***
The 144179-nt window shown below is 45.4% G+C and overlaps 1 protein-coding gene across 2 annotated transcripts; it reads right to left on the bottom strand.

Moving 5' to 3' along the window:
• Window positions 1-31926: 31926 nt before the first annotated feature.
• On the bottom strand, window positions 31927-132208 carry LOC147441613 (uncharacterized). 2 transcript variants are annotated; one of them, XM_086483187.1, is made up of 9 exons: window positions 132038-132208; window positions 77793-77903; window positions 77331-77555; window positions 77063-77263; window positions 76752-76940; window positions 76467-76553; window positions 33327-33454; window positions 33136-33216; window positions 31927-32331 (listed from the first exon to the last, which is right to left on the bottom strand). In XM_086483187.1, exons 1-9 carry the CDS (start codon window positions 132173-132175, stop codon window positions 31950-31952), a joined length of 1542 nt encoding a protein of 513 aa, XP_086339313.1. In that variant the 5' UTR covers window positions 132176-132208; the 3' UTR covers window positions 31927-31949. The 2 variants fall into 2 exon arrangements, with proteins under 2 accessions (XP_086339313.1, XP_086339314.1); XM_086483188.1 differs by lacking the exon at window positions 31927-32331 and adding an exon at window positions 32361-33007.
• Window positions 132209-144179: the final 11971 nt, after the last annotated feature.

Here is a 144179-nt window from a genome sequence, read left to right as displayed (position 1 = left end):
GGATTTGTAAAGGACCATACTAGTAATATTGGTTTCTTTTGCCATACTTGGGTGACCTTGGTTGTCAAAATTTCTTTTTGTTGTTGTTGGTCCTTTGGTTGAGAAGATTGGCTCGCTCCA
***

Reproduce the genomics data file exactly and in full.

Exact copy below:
The 144179-nt window shown below is 45.4% G+C and overlaps 1 protein-coding gene across 2 annotated transcripts; it reads right to left on the bottom strand.

Moving 5' to 3' along the window:
• Window positions 1-31926: 31926 nt before the first annotated feature.
• On the bottom strand, window positions 31927-132208 carry LOC147441613 (uncharacterized). 2 transcript variants are annotated; one of them, XM_086483187.1, is made up of 9 exons: window positions 132038-132208; window positions 77793-77903; window positions 77331-77555; window positions 77063-77263; window positions 76752-76940; window positions 76467-76553; window positions 33327-33454; window positions 33136-33216; window positions 31927-32331 (listed from the first exon to the last, which is right to left on the bottom strand). In XM_086483187.1, exons 1-9 carry the CDS (start codon window positions 132173-132175, stop codon window positions 31950-31952), a joined length of 1542 nt encoding a protein of 513 aa, XP_086339313.1. In that variant the 5' UTR covers window positions 132176-132208; the 3' UTR covers window positions 31927-31949. The 2 variants fall into 2 exon arrangements, with proteins under 2 accessions (XP_086339313.1, XP_086339314.1); XM_086483188.1 differs by lacking the exon at window positions 31927-32331 and adding an exon at window positions 32361-33007.
• Window positions 132209-144179: the final 11971 nt, after the last annotated feature.

Here is a 144179-nt window from a genome sequence, read left to right as displayed (position 1 = left end):
GGATTTGTAAAGGACCATACTAGTAATATTGGTTTCTTTTGCCATACTTGGGTGACCTTGGTTGTCAAAATTTCTTTTTGTTGTTGTTGGTCCTTTGGTTGAGAAGATTGGCTCGCTCCA